Former Environmental Protection Agency (EPA) head Lisa Jackson, who resigned last year as she was being investigated on transparency issues, may have used her private email account and an alias to conduct official EPA business during her tenure. Doing so may have violated federal laws.
The Competitive Enterprise Institute (CEI) obtained the emails in question as part of a Freedom of Information Act (FOIA) request. As the Free Beacon notes, “If federal employees use their private email for business, they must send the email to their official government account for record keeping purposes,” which Jackson may not have done. A federal judge ruled on Wednesday that the EPA may have had secret email accounts to skirt FOIA laws.
Jackson reportedly used a “Richard Windsor” alias to communicate with lobbyists.
According to the Competitive Enterprise Institute’s report, Alison Taylor, a vice president for Siemens who was a lobbyist for the company, “emailed Jackson’s ‘Richard Windsor’ account in December 2009 asking if Jackson ‘might be able to spare a few minutes to meet with Siemens’ global sustainability officer (who is my boss) Barbara Kux.'”
“She’d like to meet you and to express her support for your good work on climate,” Taylor wrote.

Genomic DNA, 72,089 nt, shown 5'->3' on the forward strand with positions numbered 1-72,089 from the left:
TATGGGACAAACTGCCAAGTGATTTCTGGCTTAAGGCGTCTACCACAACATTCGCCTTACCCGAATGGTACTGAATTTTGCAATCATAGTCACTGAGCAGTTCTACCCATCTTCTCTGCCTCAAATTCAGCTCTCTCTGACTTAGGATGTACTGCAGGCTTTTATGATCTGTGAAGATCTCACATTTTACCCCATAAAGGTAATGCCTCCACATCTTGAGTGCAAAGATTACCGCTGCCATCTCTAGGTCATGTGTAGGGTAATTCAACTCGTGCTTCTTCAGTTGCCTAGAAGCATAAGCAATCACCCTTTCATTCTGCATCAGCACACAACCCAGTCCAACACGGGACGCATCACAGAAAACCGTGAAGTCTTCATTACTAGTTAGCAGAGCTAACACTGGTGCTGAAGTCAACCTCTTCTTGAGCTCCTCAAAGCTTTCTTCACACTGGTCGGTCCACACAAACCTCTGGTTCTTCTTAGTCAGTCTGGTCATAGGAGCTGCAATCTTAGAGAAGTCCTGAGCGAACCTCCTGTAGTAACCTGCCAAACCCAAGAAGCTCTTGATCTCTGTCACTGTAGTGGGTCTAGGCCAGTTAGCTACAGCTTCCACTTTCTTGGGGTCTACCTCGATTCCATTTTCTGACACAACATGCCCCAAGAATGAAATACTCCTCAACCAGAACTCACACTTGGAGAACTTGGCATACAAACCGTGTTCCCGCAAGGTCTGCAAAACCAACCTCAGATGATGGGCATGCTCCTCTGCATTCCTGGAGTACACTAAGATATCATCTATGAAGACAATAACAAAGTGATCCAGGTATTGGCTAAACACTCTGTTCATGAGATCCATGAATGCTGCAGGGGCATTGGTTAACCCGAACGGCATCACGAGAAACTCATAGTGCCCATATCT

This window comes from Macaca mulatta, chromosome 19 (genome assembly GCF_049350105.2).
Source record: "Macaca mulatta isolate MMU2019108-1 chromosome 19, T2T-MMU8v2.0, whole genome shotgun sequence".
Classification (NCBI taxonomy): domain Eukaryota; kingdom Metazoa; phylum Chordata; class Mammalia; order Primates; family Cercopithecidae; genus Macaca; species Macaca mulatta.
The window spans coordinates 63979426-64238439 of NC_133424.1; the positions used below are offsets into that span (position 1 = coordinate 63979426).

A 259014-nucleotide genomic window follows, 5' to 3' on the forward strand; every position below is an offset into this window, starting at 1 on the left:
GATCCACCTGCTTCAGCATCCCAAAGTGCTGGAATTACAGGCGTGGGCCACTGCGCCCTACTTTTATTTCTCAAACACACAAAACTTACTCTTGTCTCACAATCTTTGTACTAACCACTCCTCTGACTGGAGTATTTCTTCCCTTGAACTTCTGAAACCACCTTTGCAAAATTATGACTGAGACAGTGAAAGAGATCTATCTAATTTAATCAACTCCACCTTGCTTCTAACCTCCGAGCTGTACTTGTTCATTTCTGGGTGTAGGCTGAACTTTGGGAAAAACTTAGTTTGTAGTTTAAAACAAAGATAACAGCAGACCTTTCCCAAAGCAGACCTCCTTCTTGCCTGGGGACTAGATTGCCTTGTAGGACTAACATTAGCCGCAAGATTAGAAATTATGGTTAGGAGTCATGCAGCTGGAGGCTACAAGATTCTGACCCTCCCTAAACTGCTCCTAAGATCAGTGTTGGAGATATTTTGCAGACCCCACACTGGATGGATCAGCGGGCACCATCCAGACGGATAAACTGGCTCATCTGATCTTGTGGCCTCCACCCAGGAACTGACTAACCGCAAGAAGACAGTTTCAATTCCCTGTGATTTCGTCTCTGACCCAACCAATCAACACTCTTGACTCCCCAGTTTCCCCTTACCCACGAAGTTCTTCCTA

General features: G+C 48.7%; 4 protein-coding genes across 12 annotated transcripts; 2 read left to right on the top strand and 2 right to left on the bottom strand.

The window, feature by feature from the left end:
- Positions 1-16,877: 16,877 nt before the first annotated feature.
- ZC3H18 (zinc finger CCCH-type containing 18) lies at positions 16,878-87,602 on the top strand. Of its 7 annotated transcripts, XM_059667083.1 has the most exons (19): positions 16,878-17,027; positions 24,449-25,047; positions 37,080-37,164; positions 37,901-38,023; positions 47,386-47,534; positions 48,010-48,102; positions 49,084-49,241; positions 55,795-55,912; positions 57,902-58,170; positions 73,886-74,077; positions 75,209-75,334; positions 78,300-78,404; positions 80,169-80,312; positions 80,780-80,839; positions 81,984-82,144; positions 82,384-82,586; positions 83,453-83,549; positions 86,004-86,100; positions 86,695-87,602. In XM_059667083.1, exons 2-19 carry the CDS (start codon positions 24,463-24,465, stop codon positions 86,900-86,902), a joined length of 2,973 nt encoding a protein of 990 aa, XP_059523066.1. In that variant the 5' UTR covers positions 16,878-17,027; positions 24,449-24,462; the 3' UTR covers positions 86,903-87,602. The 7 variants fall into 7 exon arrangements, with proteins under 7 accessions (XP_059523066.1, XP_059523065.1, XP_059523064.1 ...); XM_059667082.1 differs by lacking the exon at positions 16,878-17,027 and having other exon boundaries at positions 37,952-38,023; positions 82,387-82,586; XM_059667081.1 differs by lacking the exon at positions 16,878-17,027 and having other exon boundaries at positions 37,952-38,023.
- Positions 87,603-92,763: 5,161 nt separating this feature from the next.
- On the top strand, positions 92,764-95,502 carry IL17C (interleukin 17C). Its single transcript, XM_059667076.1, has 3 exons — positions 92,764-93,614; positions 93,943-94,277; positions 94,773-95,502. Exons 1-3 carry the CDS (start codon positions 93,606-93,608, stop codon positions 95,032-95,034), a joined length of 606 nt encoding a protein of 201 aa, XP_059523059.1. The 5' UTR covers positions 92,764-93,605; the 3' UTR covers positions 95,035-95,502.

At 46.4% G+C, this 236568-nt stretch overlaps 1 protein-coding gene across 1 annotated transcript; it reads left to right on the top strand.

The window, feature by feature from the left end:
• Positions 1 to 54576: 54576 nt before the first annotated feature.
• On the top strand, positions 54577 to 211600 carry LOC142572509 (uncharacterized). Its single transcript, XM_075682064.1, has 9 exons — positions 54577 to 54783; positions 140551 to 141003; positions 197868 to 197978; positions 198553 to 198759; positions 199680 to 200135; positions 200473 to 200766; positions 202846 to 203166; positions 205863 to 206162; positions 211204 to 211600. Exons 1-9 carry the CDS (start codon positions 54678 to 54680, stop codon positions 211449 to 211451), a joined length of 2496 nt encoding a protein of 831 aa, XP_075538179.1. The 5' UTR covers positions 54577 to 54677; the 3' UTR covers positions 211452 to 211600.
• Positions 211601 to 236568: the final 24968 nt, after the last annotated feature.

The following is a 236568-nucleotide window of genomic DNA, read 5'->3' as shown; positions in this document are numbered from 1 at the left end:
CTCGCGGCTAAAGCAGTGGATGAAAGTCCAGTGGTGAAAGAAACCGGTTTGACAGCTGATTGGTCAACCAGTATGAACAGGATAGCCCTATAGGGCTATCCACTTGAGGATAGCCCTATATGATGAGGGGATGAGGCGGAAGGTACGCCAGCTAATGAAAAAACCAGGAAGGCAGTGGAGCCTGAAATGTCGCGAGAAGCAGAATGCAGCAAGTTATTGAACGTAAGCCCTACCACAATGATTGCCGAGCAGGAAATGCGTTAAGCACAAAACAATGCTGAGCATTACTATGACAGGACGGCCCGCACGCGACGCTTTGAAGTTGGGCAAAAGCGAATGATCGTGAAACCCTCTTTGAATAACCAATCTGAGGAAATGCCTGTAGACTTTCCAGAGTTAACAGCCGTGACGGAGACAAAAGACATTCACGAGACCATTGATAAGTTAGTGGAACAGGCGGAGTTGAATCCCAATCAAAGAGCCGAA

Jackson, according to records, sent a second email in which she wrote: “P.S. Can you use my home email rather than this one when you need to contact me directly? Tx, Lisa.”
CEI discovered that “Siemens spent more than $5 million lobbying the federal government, including the EPA, in 2009.”
Jackson also sent emails to a Sierra Club executive director from her personal Verizon account.
An EPA spokesperson told the publication that the agency “is committed to adhering to the appropriate regulations and laws for both federal records management and email use” and “continues to work with the Inspector General in its review of EPA’s email practices and policies, and is prepared to give full consideration to any recommendations for improvements identified in that review.”
Other Obama administration officials–like Health and Human Services Secretary Kathleen Sebelius–were found to have personal accounts they may have used to discuss official business; they have defended the practice, alleging those email accounts were necessary “given the large amount of email that flood officials’ public inboxes.”